Lyrick Studios is banking on the continued popularity of the Barney franchise and a departure from the TV series to sell units of Come on Over to Barney’s House. ‘We found that Moms want to be entertained too,’ says Sue Beddingfield, Lyrick’s group VP of marketing, ‘so it has a lot of special effects.’ With Barney DTVs in general, Beddingfield says the company tries to focus more on the entertainment values than the educational components found in the TV show. ‘We like to deliver a little more special effects and entertainment value,’ she says. The setting is different from the TV version, since it marks the first time Barney is seen in his own digs. Beddingfield thinks that alone will be a sales draw. ‘It’s not what you watch every day on Barney and Friends-that’s where we found our niche, in offering people an enhancement to what’s on TV.’

Most of Lyrick’s product is DTV, with between three and five releases a year, usually in January, pre-Easter, early summer and fall. ‘January is a great time for video because people may have extra Christmas cash, or somebody gets a new DVD player for Christmas,’ Beddingfield says. She says the studio sometimes does seasonal releases, with a Christmas title planned for this year and a Valentine’s Day themed title slated for January.

Lyrick responds to other players and even big retailers when it plans the timing of a release. The studio also looks at changing street dates in response to other market factors to ensure maximum unit sales. ‘If a big studio announces it will release an American Beauty or a Sixth Sense, we find we have success if we street at the same time because there is an interest in video with retailers,’ Beddingfield says. The idea is that retailers will order so many units of a big release, they may be in an ordering frame of mind and pick up other titles as well. With consumers, Beddingfield says there may be a guilt element at play. ‘If Mom and Dad are picking up a video for themselves, maybe they’ll pick up one for the child too.’

On the other hand, if a big-name kids release is announced, Lyrick will back away from the same street date and change gears accordingly. The studio also takes mass retailers’ circulars into consideration when planning street dates. Lyrick planned Barney’s House release to coincide with the fall, one of the biggest selling seasons.

The 50-minute live-actioner geared to ages two to eight prebooks July 18 and streets on August 15 for US$14.95 (US$24.95 for the DVD). Plans for Barney’s House include a promo with a general interest women’s magazine and a cross-promo with Gerber offering on-pack Gerber Graduates products. In-store displays, direct mail and an FSI on August 20 will support, and a sweepstakes with over 1,000 prizes will offer the chance to win a dream play room. A Barney’s House book will coincide with the video release, as well as a plush Barney with a tool box and a cassette featuring songs from the video. A charitable overlay with Habitat for Humanity is also possible.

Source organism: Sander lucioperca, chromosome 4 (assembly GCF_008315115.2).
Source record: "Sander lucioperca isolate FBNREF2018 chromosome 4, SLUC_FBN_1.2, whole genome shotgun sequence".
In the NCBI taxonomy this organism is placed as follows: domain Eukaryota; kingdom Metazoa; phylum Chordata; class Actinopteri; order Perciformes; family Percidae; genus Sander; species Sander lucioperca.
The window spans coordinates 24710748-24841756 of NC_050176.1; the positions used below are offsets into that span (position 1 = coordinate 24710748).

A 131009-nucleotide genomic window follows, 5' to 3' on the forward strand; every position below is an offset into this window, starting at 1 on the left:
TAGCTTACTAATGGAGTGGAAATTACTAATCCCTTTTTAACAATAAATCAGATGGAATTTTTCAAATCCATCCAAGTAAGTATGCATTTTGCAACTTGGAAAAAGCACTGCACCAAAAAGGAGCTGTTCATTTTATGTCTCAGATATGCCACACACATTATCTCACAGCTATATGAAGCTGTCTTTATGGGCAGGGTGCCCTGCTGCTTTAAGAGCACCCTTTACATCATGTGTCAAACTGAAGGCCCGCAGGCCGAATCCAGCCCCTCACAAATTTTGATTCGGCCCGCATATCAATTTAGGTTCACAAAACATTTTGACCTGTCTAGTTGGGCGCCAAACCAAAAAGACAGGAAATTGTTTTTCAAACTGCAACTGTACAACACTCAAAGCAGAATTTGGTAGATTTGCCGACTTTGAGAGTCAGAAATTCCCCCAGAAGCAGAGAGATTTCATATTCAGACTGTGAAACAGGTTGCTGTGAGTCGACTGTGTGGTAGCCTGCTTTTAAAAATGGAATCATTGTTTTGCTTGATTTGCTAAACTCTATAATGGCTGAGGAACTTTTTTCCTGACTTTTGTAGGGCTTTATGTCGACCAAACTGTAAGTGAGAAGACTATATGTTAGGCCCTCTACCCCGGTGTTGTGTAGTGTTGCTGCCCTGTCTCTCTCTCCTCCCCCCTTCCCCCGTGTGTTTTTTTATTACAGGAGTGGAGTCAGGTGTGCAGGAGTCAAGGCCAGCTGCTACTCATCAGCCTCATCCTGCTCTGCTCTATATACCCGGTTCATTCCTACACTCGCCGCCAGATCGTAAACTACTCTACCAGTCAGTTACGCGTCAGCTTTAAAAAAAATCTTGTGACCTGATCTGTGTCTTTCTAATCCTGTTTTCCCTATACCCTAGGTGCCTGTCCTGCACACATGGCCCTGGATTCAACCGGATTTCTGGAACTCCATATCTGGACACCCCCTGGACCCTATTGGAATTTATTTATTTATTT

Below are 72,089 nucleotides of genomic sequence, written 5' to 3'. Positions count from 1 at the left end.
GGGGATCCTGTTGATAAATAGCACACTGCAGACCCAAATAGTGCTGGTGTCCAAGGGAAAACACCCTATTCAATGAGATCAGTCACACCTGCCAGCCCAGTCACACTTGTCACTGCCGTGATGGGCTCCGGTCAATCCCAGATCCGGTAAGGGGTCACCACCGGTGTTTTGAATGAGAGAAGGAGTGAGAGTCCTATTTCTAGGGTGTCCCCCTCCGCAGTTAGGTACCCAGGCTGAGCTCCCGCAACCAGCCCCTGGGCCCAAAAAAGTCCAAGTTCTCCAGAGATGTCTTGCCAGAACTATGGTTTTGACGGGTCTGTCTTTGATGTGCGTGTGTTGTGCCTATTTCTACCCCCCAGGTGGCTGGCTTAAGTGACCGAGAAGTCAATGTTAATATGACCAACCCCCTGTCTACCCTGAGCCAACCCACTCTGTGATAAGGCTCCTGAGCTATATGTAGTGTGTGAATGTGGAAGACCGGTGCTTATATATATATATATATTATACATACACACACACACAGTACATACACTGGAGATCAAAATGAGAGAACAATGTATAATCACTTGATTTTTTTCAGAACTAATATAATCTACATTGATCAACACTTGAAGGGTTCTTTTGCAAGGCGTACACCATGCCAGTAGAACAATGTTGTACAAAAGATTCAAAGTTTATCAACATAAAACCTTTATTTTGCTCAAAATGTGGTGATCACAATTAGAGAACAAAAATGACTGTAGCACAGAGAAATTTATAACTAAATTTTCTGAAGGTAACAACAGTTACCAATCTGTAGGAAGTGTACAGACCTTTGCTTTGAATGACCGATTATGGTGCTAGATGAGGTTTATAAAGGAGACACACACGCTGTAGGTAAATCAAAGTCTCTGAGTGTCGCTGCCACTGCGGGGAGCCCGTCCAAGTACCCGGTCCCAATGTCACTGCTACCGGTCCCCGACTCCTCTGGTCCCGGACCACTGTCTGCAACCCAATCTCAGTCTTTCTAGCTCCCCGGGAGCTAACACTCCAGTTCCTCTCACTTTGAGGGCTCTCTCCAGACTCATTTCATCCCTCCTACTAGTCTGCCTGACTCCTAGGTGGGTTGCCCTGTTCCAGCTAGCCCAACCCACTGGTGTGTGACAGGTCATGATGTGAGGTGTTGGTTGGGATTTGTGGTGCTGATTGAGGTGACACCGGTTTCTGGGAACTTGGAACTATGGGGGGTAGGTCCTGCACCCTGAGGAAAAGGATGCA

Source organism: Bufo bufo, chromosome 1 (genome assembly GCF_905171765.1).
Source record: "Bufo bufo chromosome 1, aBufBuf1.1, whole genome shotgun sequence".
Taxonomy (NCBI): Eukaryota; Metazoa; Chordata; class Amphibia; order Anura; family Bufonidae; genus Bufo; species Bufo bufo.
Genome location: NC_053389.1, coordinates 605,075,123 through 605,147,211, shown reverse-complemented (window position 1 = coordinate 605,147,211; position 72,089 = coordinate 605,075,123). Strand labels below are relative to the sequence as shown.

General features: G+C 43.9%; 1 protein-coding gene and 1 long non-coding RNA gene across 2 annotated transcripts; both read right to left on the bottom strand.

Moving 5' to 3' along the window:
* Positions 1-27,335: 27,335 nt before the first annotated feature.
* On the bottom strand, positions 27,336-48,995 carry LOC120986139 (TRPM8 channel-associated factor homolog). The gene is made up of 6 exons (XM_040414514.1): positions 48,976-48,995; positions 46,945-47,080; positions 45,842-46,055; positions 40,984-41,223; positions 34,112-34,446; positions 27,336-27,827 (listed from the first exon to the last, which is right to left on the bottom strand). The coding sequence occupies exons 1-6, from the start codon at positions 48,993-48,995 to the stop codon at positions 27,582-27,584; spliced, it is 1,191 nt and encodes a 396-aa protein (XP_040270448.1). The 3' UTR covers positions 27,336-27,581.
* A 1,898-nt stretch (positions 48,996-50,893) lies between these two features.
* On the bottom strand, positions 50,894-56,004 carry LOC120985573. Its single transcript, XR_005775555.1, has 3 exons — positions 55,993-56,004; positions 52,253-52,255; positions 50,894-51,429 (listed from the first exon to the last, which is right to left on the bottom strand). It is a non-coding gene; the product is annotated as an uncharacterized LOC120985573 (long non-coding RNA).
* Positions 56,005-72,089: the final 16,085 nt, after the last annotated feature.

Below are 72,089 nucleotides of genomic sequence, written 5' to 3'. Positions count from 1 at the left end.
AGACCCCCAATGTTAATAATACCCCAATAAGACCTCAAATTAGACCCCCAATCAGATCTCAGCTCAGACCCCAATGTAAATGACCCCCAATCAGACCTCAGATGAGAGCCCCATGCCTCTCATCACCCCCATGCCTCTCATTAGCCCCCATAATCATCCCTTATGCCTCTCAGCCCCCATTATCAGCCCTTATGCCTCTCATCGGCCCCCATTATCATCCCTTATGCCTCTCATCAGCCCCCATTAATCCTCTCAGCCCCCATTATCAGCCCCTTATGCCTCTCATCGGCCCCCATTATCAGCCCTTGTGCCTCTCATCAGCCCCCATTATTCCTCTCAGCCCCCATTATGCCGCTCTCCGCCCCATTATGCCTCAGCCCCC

Paramount Home Entertainment’s upcoming DTV titles are all animated and set for a fall release. They include Blue’s Big Musical Movie, along with pick-ups Faeries and It’s the Pied Piper Charlie Brown (see ‘Studios playing it safe,’ page 52). Paramount Home Entertainment’s Martin Blythe says the studio doesn’t necessarily subscribe to the theory that DTVs have to be franchise-based, although that is certainly the case with both the Blue’s and Charlie Brown titles. ‘The perceived wisdom of the last few years is that DTVs will only succeed in franchised properties. But there are franchises that don’t succeed. I think it’s important to have a breadth of releases.’ Blythe says. Paramount releases DTVs year round, but Blythe says back-to-school and fall are the best times.

The 78-minute Blue’s Big Musical takes place on the day of a big backyard musical show. When Tickety Tock loses her voice, Blue has to scramble to find new talent. The video includes six new songs and introduces a new character named Periwinkle the cat. It prebooks August 29 for VHS and August 22 for DVD, streeting October 3 with an SRP of US$19.95 (US$24.99 for DVD). Blues will trailer on Rugrats Discover America and other Nick videos, and a Nickelodeon on-air sweepstakes at the end of September will support. A cross-promo is also planned with Kid Rhino’s September 19 release of Blue’s Big Musical Movie CD Soundtrack. There’s a seven-week-long kids meal program (QSR name not divulged pending deal-signing), and a cross-promo is planned with Johnson & Johnson featuring a water-activated noisy notebook on 250,000 units of shampoo and bubble bath. Finally, Farley’s Fruit Snacks will promote on-product in September and October, and specially marked videos and DVDs will contain added value savings packs from participating Blues Clues licensees and promo partners.

Warner Home Video releases five to six DTVs a year, and is releasing three major titles in time for Halloween: Tweety’s High-Flying Adventure, Scooby-Doo and the Alien Invaders and Batman Beyond: Return of the Joker (see KidScreen April 2000, page 128 and May 2000, page 31). The studio is also releasing another Mary Kate and Ashley video, with the tentative street date of November 14, under the working title Our Lips are Sealed. (Ironically, no further info was available at press time).

As far as timing goes, Mark Horak, senior VP of marketing at Warner Home Video, says it depends on when the studio believes a franchise will perform well in the calendar. So Scooby, he says, fit naturally with Halloween, given the content. ‘Tweety is more back-to-school because there are a lot of Moms with kids in the stores.’

Warner is pumping a lot of money into the three DTVs, and is treating them almost as theatrical releases in terms of dollars spent on the campaigns. Promos for the Scooby title include a free on-pack trick-or-treat bag and a ‘buy three, get one free’ offer running August 22 through December 15.